Using VC to track system config changes by mail

Here’s a great idea from a thread on the SpamAssassin users list, from Roger Marquis:

Karsten Br├Ąckelmann [questioning the utility of a mechanism to dump the entire contents of the SpamAssassin configuration database]:

‘postconf’ without the handy -n switch dumps about 500 lines. The equivalent dump for SA including the rules is about 6000 lines. And that’s a plain dump, without following and unfolding meta rules or anything.

Whether 6K or 60K would not necessarily make a difference to how I would like to use an SA ‘postconf -n’ equivalent. That use is change management. The intent is not in the full report itself but in its deltas.

As full time mail/systems admins we get invaluable data from tripwire/integrit, ‘postconf -n’, dconf, ‘rpm -qa’, ‘dpkg -l *’, ‘pkg_info -a’, … whose output is checked in to RCS daily. This provides a nice configuration snapshot and historical record but its real usefulness comes from rcsdiff piped into a daily report. These are (usually) relatively concise, and IMO, absolutely essential for monitoring production Unix/Linux systems.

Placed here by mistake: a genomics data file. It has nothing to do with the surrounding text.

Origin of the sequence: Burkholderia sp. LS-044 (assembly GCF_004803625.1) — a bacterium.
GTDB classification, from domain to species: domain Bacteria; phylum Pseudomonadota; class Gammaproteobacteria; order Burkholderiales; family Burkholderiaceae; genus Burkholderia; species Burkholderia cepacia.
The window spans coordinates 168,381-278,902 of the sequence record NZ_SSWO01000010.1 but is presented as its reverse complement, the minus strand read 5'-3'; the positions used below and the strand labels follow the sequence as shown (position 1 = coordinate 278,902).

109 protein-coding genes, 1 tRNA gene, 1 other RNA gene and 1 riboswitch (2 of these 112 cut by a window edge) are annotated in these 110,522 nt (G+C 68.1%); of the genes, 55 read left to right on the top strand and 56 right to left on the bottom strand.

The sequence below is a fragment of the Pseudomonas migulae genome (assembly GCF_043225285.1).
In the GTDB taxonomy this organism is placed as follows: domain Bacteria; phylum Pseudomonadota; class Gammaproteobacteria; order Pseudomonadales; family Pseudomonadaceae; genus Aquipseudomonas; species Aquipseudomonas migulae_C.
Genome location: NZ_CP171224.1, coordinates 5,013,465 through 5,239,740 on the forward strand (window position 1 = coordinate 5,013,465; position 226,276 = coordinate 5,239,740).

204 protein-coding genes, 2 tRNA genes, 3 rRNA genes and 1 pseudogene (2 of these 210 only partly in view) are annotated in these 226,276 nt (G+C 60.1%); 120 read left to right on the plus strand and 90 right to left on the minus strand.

I like it! I think I’d check it into a git repo, though. The concept of applying VC smarts to traditional sysadmin tasks is definitely a meme on the way up — see also etckeeper.

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One Comment

  1. David Malone
    Posted March 3, 2009 at 21:10 | Permalink

    I’ve been checking Mailman configs into RCS for years, as a way of dealing with its binary blob config files that get chewed from time to time. Restoring isn’t so much fun, but at least you have some kind of backup and can track what’s going on.

    (To be fair, it hasn’t chewed it’s config files in a while – since I moved it to a disk where it doesn’t compete with anything else for disk space.)